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Type 2 diabetes and the risk of mortality among patients with prostate cancer

Abstract

Purpose

The aim of this study was to determine whether type 2 diabetes is associated with the incidence of prostate cancer mortality and all-cause mortality.

Methods

This study was conducted by linking four databases from the United Kingdom: the National Cancer Data Repository, the Clinical Practice Research Datalink, the Hospital Episodes Statistics database, and the Office for National Statistics database. The cohort consisted of men newly diagnosed with non-metastatic prostate cancer between 1 April 1998 and 31 December 2009, followed until 1 October 2012. Cox proportional hazard models were used to estimate adjusted hazard ratios with 95 % confidence intervals (CIs) of prostate cancer mortality and all-cause mortality comparing patients with to without type 2 diabetes. All models were adjusted for a number of potential confounders, which included excessive alcohol use, smoking, comorbidities, and prostate cancer-related variables.

Results

The cohort consisted of 11,920 patients, which included 1,132 (9.5 %) with preexisting type 2 diabetes. During a mean follow-up of 4.7 (SD 3.0) years, there were 3,605 deaths (incidence rate: 6.4 %/year) including 1,792 from prostate cancer (incidence rate: 3.3 %/year). Type 2 diabetes was associated with a 23 % increased risk of prostate cancer mortality (HR 1.23, 95 % CI 1.04–1.46) and a 25 % increased risk in all-cause mortality (HR 1.25, 95 % CI 1.11–1.40).

Conclusions

The results of this large population-based study indicate that type 2 diabetes is associated with an increased risk of prostate cancer mortality and all-cause mortality, which may signal an association between hyperinsulinemia or other diabetes-associated metabolic derangements and cancer aggressivity.

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Abbreviations

CPRD:

Clinical Practice Research Datalink

HES:

Hospital Episodes Statistics

ICD-10:

International Classification Of Diseases, 10th revision

NSAIDs:

Nonsteroidal anti-inflammatory drugs

ONS:

Office of National Statistics

OPCS-4:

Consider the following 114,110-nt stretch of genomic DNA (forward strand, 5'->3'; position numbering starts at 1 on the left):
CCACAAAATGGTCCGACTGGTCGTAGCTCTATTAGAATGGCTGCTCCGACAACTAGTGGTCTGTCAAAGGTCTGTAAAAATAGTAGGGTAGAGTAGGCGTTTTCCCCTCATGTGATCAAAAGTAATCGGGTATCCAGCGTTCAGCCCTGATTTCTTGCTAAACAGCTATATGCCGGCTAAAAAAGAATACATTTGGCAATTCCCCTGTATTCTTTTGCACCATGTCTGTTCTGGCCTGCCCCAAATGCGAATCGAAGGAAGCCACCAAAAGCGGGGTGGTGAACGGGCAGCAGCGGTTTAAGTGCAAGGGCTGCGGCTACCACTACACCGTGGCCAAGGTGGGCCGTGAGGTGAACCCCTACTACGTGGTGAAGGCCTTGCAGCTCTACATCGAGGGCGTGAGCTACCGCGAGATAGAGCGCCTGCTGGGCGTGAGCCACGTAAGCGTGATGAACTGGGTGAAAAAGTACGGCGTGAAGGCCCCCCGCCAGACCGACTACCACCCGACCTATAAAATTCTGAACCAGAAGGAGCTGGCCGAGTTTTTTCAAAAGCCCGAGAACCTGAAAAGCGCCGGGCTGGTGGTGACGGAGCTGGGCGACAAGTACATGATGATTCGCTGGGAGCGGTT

Office of Population Censuses and Surveys classification of interventions and procedures, 4th version

PSA:

Prostate-specific antigen

UK:

United Kingdom

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Acknowledgments

L.B., S.S., and L.A. contributed to the study concept and design, to analysis and interpretation of data, to drafting of the manuscript, and to critical revision of the manuscript for important intellectual content. H.Y. and M.N.P. contributed to analysis and interpretation of data and to critical revision of the manuscript. L.A. supervised the study and is the guarantor of this work and, as such, had full access to all the data in the study and takes responsibility for the integrity of the data and the accuracy of the data analysis. This research was not funded. Laurent Azoulay is the recipient of a Chercheur-Boursier Award from the Fonds de la recherche en santé du Québec, and Samy Suissa is the recipient of the James McGill Chair.

Conflict of interest

The authors declare that they have no conflicts of interest.

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Authors

Corresponding author

Correspondence to Laurent Azoulay.

Appendix

Appendix

See Tables 4, 5, 6, 7, and 8.

Table 4 Sensitivity analysis: type 2 diabetes and prostate cancer mortality censoring patients who developed type 2 diabetes in the non-diabetes group during follow-up
Table 5 Type 2 diabetes and the risk of non-prostate cancer mortality
Table 6 Effect measure modification by body mass index on the association between type 2 diabetes and mortality outcomes
Table 7 Effect measure modification by age on the association between type 2 diabetes and mortality
Table 8 Effect measure modification by Gleason score on the association between type 2 diabetes and mortality outcomes

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Bensimon, L., Yin, H., Suissa, S. et al. Type 2 diabetes and the risk of mortality among patients with prostate cancer. Cancer Causes Control 25, 329–338 (2014). https://doi.org/10.1007/s10552-013-0334-6

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  • DOI: https://doi.org/10.1007/s10552-013-0334-6

Keywords

  • Type 2 diabetes
  • Prostate cancer
  • Mortality
  • Hazard ratios